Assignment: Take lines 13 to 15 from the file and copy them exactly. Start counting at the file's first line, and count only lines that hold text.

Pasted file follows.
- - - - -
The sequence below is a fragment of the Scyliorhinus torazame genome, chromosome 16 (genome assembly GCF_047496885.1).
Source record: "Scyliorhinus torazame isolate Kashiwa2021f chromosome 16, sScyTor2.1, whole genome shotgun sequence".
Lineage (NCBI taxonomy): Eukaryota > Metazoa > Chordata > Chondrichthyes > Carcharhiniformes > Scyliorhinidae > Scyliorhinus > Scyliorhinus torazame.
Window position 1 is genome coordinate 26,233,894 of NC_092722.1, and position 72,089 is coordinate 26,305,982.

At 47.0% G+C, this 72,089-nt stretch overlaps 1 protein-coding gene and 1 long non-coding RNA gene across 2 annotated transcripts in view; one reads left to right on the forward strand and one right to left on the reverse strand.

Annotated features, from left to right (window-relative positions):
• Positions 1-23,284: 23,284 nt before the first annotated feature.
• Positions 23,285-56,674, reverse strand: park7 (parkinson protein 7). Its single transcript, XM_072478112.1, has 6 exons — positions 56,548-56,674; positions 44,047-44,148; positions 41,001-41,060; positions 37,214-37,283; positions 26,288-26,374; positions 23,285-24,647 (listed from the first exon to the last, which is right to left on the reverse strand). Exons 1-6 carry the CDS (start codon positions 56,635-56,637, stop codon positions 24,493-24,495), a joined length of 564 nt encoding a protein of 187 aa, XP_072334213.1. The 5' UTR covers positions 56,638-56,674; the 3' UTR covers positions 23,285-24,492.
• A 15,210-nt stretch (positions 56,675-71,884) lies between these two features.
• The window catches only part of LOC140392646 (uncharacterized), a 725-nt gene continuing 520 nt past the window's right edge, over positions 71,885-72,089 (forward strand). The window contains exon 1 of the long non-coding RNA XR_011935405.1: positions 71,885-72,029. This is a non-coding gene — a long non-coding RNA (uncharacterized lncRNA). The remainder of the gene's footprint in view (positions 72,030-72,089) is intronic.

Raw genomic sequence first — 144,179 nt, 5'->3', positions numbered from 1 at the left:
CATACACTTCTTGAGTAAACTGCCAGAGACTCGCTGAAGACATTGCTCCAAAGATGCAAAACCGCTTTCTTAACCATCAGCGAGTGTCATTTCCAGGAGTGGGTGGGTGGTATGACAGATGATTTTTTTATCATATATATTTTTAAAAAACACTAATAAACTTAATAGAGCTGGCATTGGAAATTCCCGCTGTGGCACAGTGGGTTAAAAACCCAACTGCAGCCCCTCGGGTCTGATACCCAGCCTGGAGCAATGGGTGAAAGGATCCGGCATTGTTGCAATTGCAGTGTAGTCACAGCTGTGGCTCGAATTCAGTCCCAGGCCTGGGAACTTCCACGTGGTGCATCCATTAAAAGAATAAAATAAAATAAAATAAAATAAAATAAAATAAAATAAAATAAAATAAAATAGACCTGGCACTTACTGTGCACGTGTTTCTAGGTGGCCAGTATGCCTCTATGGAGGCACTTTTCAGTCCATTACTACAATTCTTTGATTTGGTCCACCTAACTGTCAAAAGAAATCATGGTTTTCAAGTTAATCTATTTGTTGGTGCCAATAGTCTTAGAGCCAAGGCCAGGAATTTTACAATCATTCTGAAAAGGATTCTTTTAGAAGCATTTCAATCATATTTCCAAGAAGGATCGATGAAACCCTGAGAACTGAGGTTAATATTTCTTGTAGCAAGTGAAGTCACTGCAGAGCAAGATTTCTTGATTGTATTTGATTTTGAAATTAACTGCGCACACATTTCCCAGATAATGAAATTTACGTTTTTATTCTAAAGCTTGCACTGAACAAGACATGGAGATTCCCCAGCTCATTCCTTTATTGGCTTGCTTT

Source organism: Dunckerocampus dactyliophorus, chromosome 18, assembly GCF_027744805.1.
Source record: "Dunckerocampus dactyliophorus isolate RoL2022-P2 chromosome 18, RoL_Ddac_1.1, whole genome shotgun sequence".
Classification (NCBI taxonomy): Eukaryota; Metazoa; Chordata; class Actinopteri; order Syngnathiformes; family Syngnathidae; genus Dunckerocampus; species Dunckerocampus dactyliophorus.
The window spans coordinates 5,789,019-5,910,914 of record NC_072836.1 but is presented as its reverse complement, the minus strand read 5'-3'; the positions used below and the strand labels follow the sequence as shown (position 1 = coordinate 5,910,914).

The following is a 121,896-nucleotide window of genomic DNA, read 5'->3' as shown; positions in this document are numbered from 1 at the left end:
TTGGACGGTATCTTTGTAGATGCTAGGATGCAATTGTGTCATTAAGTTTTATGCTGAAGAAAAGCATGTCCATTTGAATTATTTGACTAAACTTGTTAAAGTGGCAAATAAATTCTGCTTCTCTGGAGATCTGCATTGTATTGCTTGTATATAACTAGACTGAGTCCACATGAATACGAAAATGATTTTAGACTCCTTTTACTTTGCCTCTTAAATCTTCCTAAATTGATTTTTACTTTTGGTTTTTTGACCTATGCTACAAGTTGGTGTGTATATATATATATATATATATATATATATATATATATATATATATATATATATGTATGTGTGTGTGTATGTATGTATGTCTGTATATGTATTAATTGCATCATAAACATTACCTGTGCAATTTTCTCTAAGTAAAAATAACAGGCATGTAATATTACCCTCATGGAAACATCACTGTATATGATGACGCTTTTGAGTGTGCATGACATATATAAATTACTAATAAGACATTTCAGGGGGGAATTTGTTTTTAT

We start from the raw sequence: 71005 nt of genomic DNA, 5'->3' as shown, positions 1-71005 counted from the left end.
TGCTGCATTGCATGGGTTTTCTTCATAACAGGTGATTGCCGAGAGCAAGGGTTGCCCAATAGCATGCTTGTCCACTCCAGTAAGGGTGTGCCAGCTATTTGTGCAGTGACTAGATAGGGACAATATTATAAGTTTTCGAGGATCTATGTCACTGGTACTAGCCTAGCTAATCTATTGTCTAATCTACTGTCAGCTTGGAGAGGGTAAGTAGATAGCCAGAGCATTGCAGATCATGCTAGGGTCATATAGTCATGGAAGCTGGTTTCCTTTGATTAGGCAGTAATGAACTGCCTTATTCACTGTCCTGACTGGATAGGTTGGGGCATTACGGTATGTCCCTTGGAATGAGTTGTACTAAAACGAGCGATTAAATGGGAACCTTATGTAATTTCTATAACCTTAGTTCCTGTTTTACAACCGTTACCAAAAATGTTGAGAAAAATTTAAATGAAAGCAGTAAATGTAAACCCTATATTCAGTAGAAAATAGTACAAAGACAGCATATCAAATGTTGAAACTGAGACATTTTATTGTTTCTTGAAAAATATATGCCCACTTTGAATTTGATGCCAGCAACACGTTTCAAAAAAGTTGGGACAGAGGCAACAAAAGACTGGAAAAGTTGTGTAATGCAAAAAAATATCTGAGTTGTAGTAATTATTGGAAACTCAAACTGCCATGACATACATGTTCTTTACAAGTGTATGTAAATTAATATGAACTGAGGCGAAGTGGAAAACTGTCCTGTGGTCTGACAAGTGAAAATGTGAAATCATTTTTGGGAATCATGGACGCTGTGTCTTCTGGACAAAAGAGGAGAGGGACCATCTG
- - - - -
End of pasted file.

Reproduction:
Source organism: Dunckerocampus dactyliophorus, chromosome 18, assembly GCF_027744805.1.
Source record: "Dunckerocampus dactyliophorus isolate RoL2022-P2 chromosome 18, RoL_Ddac_1.1, whole genome shotgun sequence".
Classification (NCBI taxonomy): Eukaryota; Metazoa; Chordata; class Actinopteri; order Syngnathiformes; family Syngnathidae; genus Dunckerocampus; species Dunckerocampus dactyliophorus.